Somehow, at the beginning of the year, I ended up reading four books about some aspect of World War II. There seems to be no end to the stories that can be told about the war, and I thought I had the formula down pat. But I’m glad to say that each of these novels gave light to different experiences. Some facets are similar, but I was glad to learn new things and hear a different perspective.
The Ship of Brides by Jojo Moyes
Last year, Moyes U.S publisher started to release more of Moyes work that had been released in the UK prior to the fame she gained with her recent titles. Since I loved all of them, I bought everything I could from her. This was one of them. During the war, many British men were stationed in Australia to help the Allies in the fight against Japanese forces. Many of these men met and married the local women. At the end of the war, there were ships that brought these women to Great Britain to be reunited with their husbands. This story follows one particular ship that was actually part of Britain’s naval fleet carrying both soldiers and these young brides on its farewell voyage. Through the eyes of three young women, the captain, and a Marine officer, we find out how this journey went. I liked the book and appreciated the way Moyes used different perspectives as she has in her other work, but this book was a slower read for me. I loved the ending. Moyes has such a talent for writing endings, and I found a few of the characters endearing, but it fell a little flat in the middle. 3/5
Life After Life by Kate Atkinson
Two of my blogging friends highly recommended this book, so I knew I had to try it out. Ursula is born to a wealthy family in 1910. Her life is interesting, because she dies and is reborn over and over in her life, as early as right after her birth. There’s no explanation, and no one else knows. Ursula is not even sure she knows, but she starts remembering things or having weird feelings around specific potentially difficult moments, so she lives it a different way than the first. Spanning the time from the Great War to the Second World War, we see the many ways Ursula’s life could have gone, from mundane differences to huge great world events. It felt like a British Forrest Gump of sorts. I really enjoyed the writing, but some of the repetition was a little too much to go through. I still really liked it and would recommend it. 4/5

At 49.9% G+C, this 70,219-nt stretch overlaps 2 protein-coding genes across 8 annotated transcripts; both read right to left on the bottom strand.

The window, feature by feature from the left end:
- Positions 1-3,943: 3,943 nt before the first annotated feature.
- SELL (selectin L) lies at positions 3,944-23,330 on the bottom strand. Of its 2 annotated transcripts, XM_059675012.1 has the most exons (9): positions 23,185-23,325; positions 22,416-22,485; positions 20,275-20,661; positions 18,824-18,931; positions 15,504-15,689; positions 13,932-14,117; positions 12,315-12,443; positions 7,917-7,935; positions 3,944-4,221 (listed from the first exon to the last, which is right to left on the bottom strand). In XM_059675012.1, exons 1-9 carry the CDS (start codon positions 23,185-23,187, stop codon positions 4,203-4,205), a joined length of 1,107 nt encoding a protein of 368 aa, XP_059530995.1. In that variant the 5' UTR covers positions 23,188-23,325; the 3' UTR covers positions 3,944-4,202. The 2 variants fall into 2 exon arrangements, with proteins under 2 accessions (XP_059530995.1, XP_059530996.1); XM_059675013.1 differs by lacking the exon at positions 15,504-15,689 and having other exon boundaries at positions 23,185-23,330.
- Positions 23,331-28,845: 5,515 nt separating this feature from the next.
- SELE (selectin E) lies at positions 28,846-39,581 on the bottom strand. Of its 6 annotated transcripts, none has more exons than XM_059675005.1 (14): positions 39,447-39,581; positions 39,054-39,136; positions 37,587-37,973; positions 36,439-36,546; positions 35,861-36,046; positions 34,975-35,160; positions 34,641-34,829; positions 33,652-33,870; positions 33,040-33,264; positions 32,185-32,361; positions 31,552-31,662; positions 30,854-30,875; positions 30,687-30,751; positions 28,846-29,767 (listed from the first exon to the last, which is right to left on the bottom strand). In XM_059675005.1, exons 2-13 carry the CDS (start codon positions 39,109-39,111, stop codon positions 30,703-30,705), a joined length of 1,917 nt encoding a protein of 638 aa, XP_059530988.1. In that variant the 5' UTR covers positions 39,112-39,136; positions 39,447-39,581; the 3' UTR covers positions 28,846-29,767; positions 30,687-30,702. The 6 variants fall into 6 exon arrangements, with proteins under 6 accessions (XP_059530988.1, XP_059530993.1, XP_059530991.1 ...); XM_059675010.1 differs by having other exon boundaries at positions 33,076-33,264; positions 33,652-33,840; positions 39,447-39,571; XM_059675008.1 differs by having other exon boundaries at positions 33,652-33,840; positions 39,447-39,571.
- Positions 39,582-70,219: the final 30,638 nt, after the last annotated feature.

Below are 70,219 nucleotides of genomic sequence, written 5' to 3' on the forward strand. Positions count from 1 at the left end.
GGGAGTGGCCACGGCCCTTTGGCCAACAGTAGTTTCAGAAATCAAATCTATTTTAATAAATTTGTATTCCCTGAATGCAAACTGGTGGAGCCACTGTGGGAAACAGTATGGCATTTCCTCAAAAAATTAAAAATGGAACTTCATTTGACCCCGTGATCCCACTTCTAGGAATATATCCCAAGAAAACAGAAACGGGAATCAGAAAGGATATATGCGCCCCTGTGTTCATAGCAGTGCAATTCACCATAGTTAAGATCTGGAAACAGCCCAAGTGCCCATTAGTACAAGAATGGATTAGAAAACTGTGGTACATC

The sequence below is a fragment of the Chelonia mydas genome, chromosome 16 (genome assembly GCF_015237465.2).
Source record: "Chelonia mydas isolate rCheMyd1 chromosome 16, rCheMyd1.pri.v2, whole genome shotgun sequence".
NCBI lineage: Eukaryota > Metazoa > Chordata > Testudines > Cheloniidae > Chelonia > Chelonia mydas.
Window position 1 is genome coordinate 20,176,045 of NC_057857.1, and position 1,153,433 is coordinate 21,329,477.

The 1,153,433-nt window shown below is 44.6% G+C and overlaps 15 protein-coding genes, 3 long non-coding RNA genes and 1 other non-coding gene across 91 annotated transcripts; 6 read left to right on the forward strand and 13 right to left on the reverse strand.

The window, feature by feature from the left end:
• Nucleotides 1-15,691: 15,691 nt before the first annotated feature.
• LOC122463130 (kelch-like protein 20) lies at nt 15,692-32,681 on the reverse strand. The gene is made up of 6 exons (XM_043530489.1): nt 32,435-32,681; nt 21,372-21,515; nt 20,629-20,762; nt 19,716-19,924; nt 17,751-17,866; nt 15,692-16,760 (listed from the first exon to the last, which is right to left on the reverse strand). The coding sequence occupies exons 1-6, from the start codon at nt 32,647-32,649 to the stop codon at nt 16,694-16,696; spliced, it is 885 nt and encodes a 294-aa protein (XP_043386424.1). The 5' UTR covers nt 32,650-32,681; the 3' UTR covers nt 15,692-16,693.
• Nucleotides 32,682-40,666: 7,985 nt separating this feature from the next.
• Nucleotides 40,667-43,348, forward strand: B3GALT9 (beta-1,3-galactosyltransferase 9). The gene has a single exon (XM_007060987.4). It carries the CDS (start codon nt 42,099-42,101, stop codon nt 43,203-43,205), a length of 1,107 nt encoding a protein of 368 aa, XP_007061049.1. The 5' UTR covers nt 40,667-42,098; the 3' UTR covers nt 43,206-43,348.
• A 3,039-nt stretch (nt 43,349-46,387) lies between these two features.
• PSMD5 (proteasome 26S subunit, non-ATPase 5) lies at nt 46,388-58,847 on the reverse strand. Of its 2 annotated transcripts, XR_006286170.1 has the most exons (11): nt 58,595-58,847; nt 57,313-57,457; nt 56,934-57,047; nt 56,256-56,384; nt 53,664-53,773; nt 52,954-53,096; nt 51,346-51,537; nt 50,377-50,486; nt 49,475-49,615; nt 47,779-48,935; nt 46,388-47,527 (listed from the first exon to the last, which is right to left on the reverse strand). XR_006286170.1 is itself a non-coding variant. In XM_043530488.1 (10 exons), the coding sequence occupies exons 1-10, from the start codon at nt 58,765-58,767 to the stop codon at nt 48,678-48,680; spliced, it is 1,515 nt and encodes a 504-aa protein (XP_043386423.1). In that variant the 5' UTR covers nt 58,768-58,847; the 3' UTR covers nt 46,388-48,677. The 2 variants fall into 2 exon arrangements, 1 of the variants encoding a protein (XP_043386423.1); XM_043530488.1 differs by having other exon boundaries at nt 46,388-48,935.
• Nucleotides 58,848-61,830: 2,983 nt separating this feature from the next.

China Dolls by Lisa See
I’ve enjoyed all of the books I’ve read by Lisa See, and when China Dolls was released, I put myself on the hold list and waited MONTHS to get my hands on it. See is from Los Angeles and has a great following, so it took a while. This novel follows the story of Grace, Helen, and Ruby who meet in San Francisco at the auditions for The Forbidden City nightclub. This nightclub was the first to open with only Chinese entertainers. Grace is a talented dancer who grew up in the Midwest with no idea of Chinese traditions or culture. Helen grew up in a wealthy, traditional Chinese family in Chinatown. And Ruby will do anything to achieve the fame and fortune she knows she deserves. The three ladies become instant friends, and their friendship is tested by ambition, jealousy, the war, and men. What struck me about this book was all the research See did to really capture the time period and paint a picture of the Asian American performers in this period. While the main characters are fictional, many characters mentioned were real, and she incorporates them so well! Some of the story is slow and the girls can get petty, but I am now so interested to find out more about this time in history. Her notes at the end of the book and her website provide great resources, so I’m excited to do a little digging. 3/5
All the Light We Cannot See by Anthony Doerr
This book was critically lauded last year, and landed on many “Best Books of 2014” lists, perhaps all of them. It deserved the praise. The story follows two young people through the majority of WWII in Europe. Marie-Laure is blind and lives in Paris with her father, who is the Head of Security for the National Museum, the keeper of the keys. He is a talented locksmith and woodworker. To help Marie-Laure become independent, he builds a model of their neighborhood in Paris and teaches her to use it to learn her surroundings. This works until they are forced to leave due to the German Occupation and they flee to a little seaside town to live with Marie-Laure’s great uncle and his housekeeper. In Germany, Werner is a bright orphan who learns to tinker and fix things early to entertain his sister and the younger children. He is recruited by the Hitler Youth and his skills take him many places as he helps find resistance fighters and Allied soldiers. Their paths will cross, but between these stories, there are several others: a museum caper, an unexpected group of resistance fighters, and other stories of hope and light. Every character is fully explored and no one feels limited. The writing is beautiful and I loved every minute of it. Every minute. 5/5
Phew! That’s a lot of WWII stories. Have you ever unintentionally gotten into a specific genre? I’m glad to have moved on to a few light-hearted contemporary reads that I’ll be happy to share with you soon!